Wednesday, April 29, 2015

LU MFA Foundations: You? A Professional Scholar? -- Julia Gordon-Bramer

It was never originally my intent to become a Scholar—I capitalize the S because this has become a title and one of my principal occupations. This new role of mine sort of happened on its own when I made my discovery around Sylvia Plath’s mysticism in 2007, and then I had to set about proving my findings to the world. And so, here I am, having learned most of what I know from the best school of all: Trial and Error. Here are summaries of the best lessons from that university:

Don’t Discount Your Own Observations
You’re in an MFA Writing program, which means that you share a love for reading and writing with me. Sometimes you can’t help it, you get excited about the work. And you are bound to come up with your own discoveries and observations, drawn from your own unique perspective. We all do this nearly every day and half the time we don’t realize that no scholar has yet to publish on this angle or that one, or to make such-and-such a comparison, or whatever it is. Whether it is the Ancient Greeks, the Renaissance Classics, or Pop Culture, there is the potential for scholarship in every field imaginable. I want to encourage you, when you find something that seems out of the norm or new, stop a moment and see if anyone has published on this before.  If not, here is your opportunity to make your mark on Academia. If the idea has been documented somewhere vaguely or a mention has fallen into obscurity, maybe you will be the one to expand upon it or say it better.

Use Your Libraries
I had no idea until my scholarship began just how willing librarians are to help. They will teach you how to take notes and record findings in the most efficient manner. They’ll find materials and items for you from other libraries. They’ll even let you into their locked archives to handle rare and irreplaceable documents, provided you contact them ahead of time, prove your need to be there (often just a strong interest, a published paper or two on the subject, and/or college or university affiliation), and respect the rules of the institution. Archive rules vary greatly from no photographs and copies, to pencils only, and more; most rules are posted on the library’s website, often under “Special Collections” or “Rare Manuscripts,” where archival resources are held. As librarians are not always writers themselves, their careers are made by your acknowledgement of their work in your publications. When you find yourself returning to the same archives again and again, you can’t help but make friends. They’re dying to help you, because you treasure and respect this nerdy knowledge in a way the world, by and large, does not.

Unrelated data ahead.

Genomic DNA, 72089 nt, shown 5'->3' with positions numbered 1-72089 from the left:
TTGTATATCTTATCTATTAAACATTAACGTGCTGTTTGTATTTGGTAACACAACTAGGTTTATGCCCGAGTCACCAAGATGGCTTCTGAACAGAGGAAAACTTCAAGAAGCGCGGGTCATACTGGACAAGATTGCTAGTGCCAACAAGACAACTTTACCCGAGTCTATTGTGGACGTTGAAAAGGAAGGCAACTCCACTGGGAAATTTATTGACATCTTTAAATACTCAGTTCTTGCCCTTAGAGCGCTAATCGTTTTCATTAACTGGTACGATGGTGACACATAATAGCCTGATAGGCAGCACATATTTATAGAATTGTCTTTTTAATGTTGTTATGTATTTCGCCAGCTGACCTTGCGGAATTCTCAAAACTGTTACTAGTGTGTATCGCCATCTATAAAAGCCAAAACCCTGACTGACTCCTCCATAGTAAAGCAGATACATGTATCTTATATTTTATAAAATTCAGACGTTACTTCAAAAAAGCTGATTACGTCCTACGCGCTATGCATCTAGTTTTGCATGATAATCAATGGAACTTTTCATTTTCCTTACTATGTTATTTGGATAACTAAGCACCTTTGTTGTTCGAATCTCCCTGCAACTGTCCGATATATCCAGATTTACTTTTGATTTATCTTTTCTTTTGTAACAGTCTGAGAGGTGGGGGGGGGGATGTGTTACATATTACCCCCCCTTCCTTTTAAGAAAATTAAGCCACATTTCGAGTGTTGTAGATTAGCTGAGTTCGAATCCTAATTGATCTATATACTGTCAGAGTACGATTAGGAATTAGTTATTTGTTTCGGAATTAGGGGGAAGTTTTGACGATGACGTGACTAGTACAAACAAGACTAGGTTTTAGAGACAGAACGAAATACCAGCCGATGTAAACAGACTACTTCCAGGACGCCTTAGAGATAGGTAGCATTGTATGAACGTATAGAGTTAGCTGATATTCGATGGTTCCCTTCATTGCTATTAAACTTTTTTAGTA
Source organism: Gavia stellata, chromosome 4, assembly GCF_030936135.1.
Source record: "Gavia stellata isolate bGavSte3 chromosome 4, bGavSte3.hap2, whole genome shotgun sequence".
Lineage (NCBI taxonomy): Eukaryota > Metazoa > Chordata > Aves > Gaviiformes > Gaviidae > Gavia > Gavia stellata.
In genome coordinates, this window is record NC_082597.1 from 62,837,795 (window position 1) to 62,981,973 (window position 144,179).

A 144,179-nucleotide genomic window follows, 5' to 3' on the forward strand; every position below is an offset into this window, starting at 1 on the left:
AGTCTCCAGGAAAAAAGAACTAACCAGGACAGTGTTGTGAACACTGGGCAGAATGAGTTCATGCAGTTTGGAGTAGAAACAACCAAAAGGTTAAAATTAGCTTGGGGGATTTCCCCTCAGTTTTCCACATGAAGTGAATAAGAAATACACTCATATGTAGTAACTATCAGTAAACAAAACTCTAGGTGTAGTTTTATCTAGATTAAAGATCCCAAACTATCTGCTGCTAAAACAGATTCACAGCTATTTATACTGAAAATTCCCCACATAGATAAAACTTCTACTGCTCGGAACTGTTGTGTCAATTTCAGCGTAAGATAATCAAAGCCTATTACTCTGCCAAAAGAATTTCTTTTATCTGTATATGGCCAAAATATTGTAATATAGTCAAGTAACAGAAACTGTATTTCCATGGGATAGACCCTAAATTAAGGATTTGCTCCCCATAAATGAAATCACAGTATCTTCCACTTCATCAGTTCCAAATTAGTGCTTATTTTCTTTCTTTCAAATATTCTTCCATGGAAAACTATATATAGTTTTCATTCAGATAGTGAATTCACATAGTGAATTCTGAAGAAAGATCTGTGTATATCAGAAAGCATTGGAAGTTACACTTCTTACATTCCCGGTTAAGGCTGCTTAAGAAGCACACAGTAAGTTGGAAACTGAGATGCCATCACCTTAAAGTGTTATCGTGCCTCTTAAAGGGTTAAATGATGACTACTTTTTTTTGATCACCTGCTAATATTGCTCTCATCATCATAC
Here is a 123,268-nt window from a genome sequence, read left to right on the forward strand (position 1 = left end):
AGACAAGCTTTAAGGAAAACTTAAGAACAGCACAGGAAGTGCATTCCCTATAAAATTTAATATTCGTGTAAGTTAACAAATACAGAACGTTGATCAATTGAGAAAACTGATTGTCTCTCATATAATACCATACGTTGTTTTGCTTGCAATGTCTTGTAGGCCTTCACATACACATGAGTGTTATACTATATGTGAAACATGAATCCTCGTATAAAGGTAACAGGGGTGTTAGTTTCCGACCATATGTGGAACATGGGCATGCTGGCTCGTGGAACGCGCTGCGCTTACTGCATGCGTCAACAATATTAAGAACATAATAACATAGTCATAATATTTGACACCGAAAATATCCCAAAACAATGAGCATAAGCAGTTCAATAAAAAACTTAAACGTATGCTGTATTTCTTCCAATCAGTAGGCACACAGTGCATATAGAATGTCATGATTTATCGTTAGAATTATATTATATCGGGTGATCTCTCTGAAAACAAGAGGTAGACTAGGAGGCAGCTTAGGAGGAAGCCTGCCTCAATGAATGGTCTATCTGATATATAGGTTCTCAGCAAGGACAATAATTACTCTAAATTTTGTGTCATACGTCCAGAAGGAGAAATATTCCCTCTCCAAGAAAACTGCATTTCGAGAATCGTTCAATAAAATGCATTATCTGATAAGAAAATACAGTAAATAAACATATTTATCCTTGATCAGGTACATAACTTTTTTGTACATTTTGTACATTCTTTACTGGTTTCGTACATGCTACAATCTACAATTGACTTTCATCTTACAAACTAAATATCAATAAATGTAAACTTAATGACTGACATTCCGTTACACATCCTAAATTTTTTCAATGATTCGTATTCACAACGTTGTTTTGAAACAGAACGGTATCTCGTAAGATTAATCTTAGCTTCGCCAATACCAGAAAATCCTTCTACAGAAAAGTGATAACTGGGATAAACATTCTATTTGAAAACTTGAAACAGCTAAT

Publish and Prosper
When you publish a number of papers in a particular subject (your passion), voila! You’ve become an expert. You are now someone who journals will turn to to ask for submissions; students, reporters, and other academics will seek your advice; you’ll be cited as a source in others’ academic work; you’ll look great to your college or university for any future teaching gig you have your eyes on; and you may just collect enough material to pull it all together into a book (or more) later on.  When you’ve made sure your idea/observation has traction, write a bullet-proof paper, cite your sources, and send it to some credible publications in your field. Don’t hesitate also to submit your papers as presentations for conferences (just be prepared to have the money to attend—university department budgets tend not to be too helpful to adjunct professors and teaching assistants, although grants are sometimes available to students and others). When you’ve published or presented your paper, get extra mileage from it by making it available to the world on and other websites. You can see what I do with my own work here:

Remember: There is no better recipe for scholarship success than being uniquely yourself and passionate about your subject. To your discoveries!
Julia Gordon-Bramer

Lindenwood University MFA in Writing Program
On-Campus or Fully Online (No Residency Requirement)

In the LU MFA Foundations series, our faculty members 
discuss or clarify foundational elements of the craft of creative writing.
Other entries in the series are linked here.

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